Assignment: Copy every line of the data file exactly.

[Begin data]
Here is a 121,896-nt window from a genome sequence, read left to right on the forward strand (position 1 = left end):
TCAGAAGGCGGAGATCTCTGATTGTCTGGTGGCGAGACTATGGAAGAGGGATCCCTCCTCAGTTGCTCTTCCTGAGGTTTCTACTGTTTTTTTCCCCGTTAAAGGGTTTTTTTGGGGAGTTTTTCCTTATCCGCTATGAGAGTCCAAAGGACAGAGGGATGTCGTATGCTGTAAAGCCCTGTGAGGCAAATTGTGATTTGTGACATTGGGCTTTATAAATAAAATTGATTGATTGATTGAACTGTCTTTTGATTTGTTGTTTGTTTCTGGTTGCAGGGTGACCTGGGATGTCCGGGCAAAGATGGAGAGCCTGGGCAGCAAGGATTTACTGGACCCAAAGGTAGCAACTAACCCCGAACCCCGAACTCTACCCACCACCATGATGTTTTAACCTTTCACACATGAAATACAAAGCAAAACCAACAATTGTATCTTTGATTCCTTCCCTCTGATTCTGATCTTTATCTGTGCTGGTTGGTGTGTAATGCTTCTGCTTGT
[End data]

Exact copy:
Here is a 121,896-nt window from a genome sequence, read left to right on the forward strand (position 1 = left end):
TCAGAAGGCGGAGATCTCTGATTGTCTGGTGGCGAGACTATGGAAGAGGGATCCCTCCTCAGTTGCTCTTCCTGAGGTTTCTACTGTTTTTTTCCCCGTTAAAGGGTTTTTTTGGGGAGTTTTTCCTTATCCGCTATGAGAGTCCAAAGGACAGAGGGATGTCGTATGCTGTAAAGCCCTGTGAGGCAAATTGTGATTTGTGACATTGGGCTTTATAAATAAAATTGATTGATTGATTGAACTGTCTTTTGATTTGTTGTTTGTTTCTGGTTGCAGGGTGACCTGGGATGTCCGGGCAAAGATGGAGAGCCTGGGCAGCAAGGATTTACTGGACCCAAAGGTAGCAACTAACCCCGAACCCCGAACTCTACCCACCACCATGATGTTTTAACCTTTCACACATGAAATACAAAGCAAAACCAACAATTGTATCTTTGATTCCTTCCCTCTGATTCTGATCTTTATCTGTGCTGGTTGGTGTGTAATGCTTCTGCTTGT